Melissa Roeder brings a rural work ethic to the civil defense table
Published in 2013 Washington Super Lawyers magazine
on June 11, 2013
Updated on June 14, 2013
Melissa K. Roeder jokes that she never met a lawyer before she became one. This is probably not far from the truth.
When the Minnesota native came to Seattle in 2000, hoping to land her first job out of law school, her resume boasted a stint as a waitress at Applebee’s and a couple of seasons working from January to April on a trawler in the Bering Sea, catching Alaska pollock and cod. “I decided then and there that if I could do that, 8 a.m. to 1 a.m. every day, I could do anything,” says Roeder, 42, who four years ago became the youngest shareholder and the first female partner at Forsberg & Umlauf.
But according to her boss, Carl Forsberg, and any number of colleagues who’ve seen the civil litigator in action, especially during her compassionate depositions of asbestos plaintiffs, her resume could have stopped at “farm girl.”
Forsberg attributes Roeder’s honesty and some of her most admirable lawyerly qualities to her Midwestern upbringing in rural Brewster, population 500. When he hired Roeder to do asbestos defense work, he says he saw in her “a work ethic that was unsurpassed by anyone I had met with up to that point.” He figures she learned to work hard from pitching in at the family farm, where Roeder and two sisters helped with the dairy cattle, feeder hogs and assorted crops.
Forsberg, who starts his day at the office as early as 5:30 a.m., may have been most impressed by the fact that Roeder volunteered to come in for her job interview at 6 a.m.—known in some circles as milking time. She still often comes to work before Seattle’s birds know it’s a new day.
Roeder was the first person in her family to go to college, let alone law school. Even she was surprised when people back in Brewster started recognizing her “gift for gab” and encouraged her to become a journalist, actor or teacher. Despite never having met a lawyer, she was the one who concluded that “gift for gab” and “lawyer” sort of went together. And once she made up her mind, she was going to make that happen.
“She’s a doer and gets things done,” says Linda Gallagher with the civil division of the King County Prosecutor’s Office. She serves with Roeder on the board of Washington Defense Trial Lawyers, an organization that Roeder will be heading up as president next year. “She’s always volunteering to do more, and then it’s already done before people even remember that she volunteered to do it.”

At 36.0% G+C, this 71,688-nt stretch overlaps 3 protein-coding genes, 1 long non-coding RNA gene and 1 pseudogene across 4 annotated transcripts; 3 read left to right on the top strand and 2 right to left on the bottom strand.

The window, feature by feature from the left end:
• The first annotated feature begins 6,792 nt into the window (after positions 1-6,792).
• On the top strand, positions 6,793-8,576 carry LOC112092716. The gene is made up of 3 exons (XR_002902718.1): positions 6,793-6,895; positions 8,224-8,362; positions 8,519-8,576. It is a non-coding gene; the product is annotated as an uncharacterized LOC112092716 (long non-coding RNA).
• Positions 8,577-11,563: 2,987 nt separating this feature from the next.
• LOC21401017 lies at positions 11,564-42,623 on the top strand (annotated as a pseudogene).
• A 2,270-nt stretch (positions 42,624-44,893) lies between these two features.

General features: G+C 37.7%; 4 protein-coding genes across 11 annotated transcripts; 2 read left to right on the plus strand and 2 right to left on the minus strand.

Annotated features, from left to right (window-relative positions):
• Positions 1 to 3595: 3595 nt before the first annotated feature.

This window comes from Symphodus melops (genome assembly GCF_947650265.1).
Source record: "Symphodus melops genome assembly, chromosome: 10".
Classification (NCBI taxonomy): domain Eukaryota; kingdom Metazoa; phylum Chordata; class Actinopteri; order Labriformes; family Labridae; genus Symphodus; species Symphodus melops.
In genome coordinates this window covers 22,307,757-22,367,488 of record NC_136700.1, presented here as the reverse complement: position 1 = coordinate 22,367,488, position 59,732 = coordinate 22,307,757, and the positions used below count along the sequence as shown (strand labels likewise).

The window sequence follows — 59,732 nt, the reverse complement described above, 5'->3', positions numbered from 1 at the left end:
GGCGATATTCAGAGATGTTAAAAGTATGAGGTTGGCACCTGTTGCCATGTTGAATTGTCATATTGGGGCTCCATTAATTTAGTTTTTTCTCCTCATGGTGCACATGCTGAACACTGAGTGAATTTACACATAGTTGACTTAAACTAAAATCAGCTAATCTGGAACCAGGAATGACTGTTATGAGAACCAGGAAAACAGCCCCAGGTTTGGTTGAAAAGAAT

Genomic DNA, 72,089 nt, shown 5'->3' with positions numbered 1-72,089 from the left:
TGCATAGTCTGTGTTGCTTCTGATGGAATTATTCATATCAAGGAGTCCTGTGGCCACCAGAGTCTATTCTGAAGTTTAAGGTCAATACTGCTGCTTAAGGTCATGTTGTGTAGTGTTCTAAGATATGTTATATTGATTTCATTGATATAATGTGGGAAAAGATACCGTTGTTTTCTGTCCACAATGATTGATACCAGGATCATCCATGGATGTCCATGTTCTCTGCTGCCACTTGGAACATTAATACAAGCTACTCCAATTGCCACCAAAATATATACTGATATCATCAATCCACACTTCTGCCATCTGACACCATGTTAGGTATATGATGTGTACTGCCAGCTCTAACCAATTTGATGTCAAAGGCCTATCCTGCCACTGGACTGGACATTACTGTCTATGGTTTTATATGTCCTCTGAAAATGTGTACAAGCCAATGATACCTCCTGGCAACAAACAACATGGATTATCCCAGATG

Says Roeder, “I have the most amazing parents in the world, which is 100 percent why I’m anywhere in this world.” They still live on the family farm while holding outside jobs. “They know how to work,” she says.
Although her job is to defend clients facing allegations of making or selling products containing asbestos—and figure out what the facts really are—Roeder’s colleagues say her businesslike but caring demeanor during depositions of seriously ill plaintiffs shows that, along with a steel trap of a brain, she has a heart that is easily touched.
“I think of cases where I leave in tears because the story is so sad,” admits Roeder. But while conveying compassion, she never loses sight of why she’s there: “I weigh my sympathy for them and then figure out the best way to protect my client’s interests.”
“She is very thorough and very tough,” says Paul Anderson, coverage counsel for a client of Roeder’s. “I’m very glad that she’s on our side.”
Mediator and arbitrator Paris Kallas, the former chief asbestos judge of King County, notes, “She is always prepared, works very hard, is professional, focused but always polite, and a delightful person on top of it all.”
Roeder married in September 2010 after finding true love by placing this ad on Craigslist: “Looking for a good communicator who’s passionate about life and rides a Harley.” Her husband, Erik Roeder, a homebuilder and remodeler, was checking ads for Harleys. He ended up with a wife who had her own.
The two married—on a Harley, of course—at sunset at the Haleakala Crater on the Hawaiian island of Maui. There was never any question that her parents would approve. After all, she got her first motorcycle from her dad, when she was just 7 or 8.
Diane Kero, with Gordon Thomas Honeywell, has worked with Roeder as co-defense counsel on multiple cases. Kero recalls how, during the asbestos cases, Roeder never let her status as a new lawyer stop her from herding her colleagues like so many dairy cattle. It was Roeder, Kero says, who put together regular meetings of the Washington asbestos defense counsel and kept all members informed on shared efforts in preparing cases.
Says Kero, “That takes gumption.”